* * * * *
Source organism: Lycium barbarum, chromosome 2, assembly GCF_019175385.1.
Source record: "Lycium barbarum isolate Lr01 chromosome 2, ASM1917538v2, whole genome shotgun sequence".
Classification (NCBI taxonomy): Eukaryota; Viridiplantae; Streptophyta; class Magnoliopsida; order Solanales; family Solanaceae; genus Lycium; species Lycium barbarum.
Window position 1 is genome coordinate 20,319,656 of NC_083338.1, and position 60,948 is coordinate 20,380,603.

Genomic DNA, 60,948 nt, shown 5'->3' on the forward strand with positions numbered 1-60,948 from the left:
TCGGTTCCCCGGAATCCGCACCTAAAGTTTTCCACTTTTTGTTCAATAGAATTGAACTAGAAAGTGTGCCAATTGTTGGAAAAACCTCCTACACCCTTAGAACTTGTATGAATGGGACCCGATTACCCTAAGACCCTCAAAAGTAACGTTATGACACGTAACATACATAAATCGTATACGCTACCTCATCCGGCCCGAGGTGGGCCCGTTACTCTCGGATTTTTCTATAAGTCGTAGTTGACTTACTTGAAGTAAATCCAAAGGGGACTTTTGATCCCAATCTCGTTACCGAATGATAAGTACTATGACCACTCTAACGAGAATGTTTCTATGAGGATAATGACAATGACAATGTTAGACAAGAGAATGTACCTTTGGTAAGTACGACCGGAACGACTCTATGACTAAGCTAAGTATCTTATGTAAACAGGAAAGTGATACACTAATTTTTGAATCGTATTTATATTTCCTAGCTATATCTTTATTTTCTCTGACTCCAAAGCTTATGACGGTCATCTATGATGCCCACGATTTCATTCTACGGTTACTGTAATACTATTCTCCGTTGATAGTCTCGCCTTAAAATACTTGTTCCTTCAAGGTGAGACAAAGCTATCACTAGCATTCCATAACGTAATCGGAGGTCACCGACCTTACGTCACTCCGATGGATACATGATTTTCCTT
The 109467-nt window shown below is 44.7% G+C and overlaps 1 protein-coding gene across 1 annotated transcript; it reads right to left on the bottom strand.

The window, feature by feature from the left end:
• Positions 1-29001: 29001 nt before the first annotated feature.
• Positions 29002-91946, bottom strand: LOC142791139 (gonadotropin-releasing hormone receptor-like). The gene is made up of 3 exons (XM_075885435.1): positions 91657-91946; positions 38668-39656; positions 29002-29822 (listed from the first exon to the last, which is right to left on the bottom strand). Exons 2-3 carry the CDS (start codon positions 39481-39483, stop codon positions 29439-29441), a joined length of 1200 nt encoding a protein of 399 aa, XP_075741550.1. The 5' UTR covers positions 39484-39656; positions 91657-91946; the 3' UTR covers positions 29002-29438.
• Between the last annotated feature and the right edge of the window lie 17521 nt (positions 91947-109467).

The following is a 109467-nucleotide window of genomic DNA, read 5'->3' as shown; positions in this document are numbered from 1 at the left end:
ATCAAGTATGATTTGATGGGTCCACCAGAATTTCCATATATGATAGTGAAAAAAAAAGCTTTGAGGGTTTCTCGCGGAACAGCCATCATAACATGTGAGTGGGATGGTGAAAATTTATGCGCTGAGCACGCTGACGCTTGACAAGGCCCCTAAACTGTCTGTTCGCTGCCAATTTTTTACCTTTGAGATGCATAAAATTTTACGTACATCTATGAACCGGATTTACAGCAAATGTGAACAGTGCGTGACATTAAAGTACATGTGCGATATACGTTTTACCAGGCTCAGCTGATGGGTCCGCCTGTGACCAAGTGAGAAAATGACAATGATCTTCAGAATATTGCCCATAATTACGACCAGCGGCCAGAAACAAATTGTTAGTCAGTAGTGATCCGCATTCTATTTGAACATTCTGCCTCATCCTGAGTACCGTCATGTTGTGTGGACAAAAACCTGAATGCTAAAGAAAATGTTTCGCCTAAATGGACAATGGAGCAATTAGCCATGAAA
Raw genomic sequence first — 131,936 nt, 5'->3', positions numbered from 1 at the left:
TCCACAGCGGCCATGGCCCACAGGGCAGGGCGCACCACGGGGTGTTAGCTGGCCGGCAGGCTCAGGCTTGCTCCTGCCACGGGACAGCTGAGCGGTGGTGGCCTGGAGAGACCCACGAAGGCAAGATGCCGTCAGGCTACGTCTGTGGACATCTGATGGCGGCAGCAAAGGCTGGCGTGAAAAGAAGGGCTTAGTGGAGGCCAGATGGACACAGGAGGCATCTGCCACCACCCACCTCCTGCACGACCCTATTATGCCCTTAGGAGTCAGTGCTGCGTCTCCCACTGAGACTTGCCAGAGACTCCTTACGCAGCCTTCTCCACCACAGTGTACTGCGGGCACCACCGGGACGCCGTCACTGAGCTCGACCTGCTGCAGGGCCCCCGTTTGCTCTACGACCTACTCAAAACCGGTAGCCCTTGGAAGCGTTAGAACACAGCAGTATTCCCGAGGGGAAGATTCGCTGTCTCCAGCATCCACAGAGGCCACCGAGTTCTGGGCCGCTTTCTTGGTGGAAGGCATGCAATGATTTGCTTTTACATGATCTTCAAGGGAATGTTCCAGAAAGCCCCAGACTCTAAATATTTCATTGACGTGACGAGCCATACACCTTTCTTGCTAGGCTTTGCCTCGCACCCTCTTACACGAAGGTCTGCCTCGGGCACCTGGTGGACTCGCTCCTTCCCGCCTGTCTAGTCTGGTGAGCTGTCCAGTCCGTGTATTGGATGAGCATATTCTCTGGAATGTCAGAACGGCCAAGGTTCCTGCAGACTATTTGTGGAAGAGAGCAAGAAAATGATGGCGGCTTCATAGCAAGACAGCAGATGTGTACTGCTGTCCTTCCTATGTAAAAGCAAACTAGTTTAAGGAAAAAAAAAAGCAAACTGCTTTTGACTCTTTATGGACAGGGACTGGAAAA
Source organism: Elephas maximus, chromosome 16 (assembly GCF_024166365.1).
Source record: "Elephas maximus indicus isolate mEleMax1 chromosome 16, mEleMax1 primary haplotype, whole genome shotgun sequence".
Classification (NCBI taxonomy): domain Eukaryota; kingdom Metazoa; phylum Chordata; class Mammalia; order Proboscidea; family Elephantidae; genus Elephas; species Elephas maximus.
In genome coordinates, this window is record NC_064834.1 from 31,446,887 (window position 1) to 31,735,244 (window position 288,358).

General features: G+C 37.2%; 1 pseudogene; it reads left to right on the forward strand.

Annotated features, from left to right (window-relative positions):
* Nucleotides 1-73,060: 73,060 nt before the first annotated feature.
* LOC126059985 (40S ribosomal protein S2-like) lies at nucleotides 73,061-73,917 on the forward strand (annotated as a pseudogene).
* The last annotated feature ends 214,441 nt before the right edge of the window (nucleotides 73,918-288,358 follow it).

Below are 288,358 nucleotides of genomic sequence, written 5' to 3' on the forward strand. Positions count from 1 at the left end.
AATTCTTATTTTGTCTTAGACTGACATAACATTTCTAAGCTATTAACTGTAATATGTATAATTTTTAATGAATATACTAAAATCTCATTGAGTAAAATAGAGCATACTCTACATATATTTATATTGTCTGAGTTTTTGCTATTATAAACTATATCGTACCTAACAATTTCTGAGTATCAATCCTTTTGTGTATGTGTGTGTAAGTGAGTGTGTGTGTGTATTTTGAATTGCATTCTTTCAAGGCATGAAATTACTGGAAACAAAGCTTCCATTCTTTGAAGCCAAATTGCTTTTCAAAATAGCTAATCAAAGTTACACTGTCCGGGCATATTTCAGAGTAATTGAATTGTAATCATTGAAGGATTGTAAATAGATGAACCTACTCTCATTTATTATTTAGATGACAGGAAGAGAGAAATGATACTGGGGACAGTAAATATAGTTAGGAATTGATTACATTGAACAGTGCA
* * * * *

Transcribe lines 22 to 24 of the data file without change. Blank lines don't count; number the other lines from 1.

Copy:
* Nucleotides 1-73,060: 73,060 nt before the first annotated feature.
* LOC126059985 (40S ribosomal protein S2-like) lies at nucleotides 73,061-73,917 on the forward strand (annotated as a pseudogene).
* The last annotated feature ends 214,441 nt before the right edge of the window (nucleotides 73,918-288,358 follow it).